Can the aurochs be brought back?

Can the aurochs be brought back?

For some years now, a group of ecologists and scientists have been working to bring the aurochs back. The effort stems from observations that smaller modern cattle breeds are poorly adapted for ‘rewilding’, or returning areas set aside for the purpose to their native state.

Which livestock is a descendant of the aurochs?

Aurochs (Bos primogenius); Zebu (Bos indicus) Cattle are descended from the now-extinct aurochs (Bos primigenius). Like many animals, cattle were likely domesticated more than once. The earliest domestication occurred some 10,500 years ago in present day Iran.

Are aurochs extinct?

The aurochs was the ancestor of all current domesticated cattle, including the humped zebu cattle of South Asia and East Africa. None are now living (except in strictly cladistic terms), but they have not been extinct for long; the last one, a female, was killed in what is now Poland in 1627.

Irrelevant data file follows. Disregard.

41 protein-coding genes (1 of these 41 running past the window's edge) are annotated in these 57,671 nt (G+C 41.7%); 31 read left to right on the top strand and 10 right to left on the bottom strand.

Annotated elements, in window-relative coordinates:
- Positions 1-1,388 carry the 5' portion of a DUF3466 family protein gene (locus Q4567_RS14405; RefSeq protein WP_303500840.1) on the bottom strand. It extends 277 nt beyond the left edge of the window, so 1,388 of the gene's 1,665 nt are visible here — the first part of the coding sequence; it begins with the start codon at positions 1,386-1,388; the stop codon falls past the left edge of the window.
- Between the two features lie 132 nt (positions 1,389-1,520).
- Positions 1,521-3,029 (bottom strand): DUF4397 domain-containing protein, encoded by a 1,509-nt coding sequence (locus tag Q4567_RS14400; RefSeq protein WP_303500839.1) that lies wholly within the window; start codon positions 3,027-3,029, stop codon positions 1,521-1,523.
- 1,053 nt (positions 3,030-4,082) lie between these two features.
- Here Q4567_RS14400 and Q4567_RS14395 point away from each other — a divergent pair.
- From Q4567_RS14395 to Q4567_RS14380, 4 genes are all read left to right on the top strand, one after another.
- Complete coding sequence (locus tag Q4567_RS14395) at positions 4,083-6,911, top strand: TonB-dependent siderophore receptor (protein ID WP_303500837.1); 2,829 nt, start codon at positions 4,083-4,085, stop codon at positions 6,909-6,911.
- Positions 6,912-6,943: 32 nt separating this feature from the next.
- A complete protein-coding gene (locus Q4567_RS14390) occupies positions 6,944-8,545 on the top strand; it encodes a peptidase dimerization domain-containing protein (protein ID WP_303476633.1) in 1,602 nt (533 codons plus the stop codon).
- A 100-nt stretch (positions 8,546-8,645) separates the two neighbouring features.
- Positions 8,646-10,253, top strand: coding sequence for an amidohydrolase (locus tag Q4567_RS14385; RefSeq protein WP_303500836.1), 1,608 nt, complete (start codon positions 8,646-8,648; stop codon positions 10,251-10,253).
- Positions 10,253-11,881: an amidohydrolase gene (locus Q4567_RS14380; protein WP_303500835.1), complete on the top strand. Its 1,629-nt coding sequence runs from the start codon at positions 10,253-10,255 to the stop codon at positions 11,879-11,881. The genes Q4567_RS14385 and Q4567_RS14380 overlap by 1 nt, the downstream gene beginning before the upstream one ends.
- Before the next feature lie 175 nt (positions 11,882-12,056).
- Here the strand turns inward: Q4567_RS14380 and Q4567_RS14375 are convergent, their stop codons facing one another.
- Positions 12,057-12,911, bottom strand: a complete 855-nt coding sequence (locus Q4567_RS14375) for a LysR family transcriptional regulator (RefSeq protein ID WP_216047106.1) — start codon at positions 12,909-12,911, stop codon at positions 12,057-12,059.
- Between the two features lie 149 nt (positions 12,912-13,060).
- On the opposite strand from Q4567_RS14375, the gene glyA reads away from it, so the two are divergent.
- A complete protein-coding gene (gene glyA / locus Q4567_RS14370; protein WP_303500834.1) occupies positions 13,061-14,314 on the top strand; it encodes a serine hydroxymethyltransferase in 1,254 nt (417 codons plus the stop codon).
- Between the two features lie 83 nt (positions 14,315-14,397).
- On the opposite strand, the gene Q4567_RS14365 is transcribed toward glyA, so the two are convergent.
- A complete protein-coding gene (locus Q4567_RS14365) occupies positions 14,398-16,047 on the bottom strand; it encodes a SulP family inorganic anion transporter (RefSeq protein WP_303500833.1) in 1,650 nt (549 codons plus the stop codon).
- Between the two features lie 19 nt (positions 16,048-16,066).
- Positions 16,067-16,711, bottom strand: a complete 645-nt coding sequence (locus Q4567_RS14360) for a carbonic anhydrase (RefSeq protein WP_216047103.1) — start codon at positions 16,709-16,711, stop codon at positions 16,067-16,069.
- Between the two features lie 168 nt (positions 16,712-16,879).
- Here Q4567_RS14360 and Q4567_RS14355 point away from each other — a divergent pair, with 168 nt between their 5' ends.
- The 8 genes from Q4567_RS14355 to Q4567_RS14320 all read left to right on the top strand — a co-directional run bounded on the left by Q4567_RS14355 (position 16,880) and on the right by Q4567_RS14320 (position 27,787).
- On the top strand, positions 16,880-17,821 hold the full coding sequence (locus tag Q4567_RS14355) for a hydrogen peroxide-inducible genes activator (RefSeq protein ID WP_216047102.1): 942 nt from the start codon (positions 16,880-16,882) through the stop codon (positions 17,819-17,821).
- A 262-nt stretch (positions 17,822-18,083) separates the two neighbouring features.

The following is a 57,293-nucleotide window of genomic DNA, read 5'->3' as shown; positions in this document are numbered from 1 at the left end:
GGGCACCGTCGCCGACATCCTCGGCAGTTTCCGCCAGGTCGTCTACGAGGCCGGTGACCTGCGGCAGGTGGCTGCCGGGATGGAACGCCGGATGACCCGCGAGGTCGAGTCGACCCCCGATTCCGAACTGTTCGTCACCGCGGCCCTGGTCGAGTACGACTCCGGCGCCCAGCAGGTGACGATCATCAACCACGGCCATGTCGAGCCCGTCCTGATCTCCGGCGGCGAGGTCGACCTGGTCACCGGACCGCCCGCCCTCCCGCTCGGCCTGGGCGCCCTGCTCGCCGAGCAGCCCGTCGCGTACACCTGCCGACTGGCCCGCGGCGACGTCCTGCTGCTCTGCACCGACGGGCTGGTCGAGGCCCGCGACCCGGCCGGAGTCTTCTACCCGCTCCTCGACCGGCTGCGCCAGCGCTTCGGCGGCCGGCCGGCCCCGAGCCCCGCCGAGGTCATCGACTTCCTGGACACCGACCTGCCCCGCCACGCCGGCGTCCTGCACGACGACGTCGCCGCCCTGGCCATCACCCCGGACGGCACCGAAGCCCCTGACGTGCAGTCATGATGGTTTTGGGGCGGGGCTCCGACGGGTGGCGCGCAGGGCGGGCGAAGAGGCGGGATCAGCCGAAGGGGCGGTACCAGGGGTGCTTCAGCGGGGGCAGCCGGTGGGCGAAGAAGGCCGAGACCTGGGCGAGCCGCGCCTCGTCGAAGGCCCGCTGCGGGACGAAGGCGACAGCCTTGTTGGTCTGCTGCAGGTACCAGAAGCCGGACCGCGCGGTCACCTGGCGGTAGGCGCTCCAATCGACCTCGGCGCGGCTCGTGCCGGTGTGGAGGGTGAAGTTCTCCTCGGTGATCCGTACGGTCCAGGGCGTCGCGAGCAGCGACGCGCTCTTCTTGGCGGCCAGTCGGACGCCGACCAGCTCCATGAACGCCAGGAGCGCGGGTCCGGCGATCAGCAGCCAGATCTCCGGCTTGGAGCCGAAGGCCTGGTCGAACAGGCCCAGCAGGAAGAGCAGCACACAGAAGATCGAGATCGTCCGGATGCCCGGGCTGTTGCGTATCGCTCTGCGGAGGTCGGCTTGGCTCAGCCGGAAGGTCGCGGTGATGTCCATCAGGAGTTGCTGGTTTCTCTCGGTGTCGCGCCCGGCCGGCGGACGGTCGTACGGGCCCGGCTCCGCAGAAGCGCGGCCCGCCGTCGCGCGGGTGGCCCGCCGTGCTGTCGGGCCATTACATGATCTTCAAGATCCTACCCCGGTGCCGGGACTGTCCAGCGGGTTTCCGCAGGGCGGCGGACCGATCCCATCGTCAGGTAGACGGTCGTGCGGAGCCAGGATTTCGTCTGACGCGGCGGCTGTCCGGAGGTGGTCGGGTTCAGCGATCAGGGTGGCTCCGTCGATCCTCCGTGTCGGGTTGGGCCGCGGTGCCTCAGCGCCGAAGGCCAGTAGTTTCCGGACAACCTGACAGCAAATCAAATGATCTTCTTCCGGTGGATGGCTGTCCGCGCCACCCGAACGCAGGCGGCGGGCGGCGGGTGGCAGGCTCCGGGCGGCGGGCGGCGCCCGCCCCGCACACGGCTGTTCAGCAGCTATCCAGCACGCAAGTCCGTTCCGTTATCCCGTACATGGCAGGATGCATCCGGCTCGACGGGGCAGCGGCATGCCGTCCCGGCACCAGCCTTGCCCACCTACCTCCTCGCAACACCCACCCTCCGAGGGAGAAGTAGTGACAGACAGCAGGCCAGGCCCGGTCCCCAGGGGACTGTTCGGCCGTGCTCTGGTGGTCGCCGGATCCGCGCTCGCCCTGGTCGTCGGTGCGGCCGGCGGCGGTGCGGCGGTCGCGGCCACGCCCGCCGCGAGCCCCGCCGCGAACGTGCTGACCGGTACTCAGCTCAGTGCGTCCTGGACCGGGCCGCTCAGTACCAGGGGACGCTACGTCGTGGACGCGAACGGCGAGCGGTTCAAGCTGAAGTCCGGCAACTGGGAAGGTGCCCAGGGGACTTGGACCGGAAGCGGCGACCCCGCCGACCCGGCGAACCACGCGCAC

When did aurochs go extinct?

The aurochs only became extinct in Poland in 1627. Although named as different species, the two major types of cattle, the humped zebu (Bos indicus) and taurine cattle without humps (Bos taurus) are completely cross-fertile and as such may be better considered as subspecies.

Why should we bring back aurochs?

The project may seem whimsical, but there are serious ecological reasons for bringing aurochs back onto the scene. “Agricultural land is being abandoned on a large scale in Europe, and natural grazing is one of the key processes for preserving biodiversity,” says Goderie.

What did the aurochs look like?

The aurochs was black, stood 1.8 metres (6 feet) high at the shoulder, and had spreading, forward-curving horns. Some German breeders claim that since 1945 they have re-created this race by crossing Spanish fighting cattle with longhorns and cattle of other breeds.

What did an aurochs look like?

Are there still aurochs today?

Extinct, but still around The aurochs is the ancestor of all cattle and thereby the most important animal in the history of mankind. The keystone species for many European ecosystems was hunted to its extinction in 1627.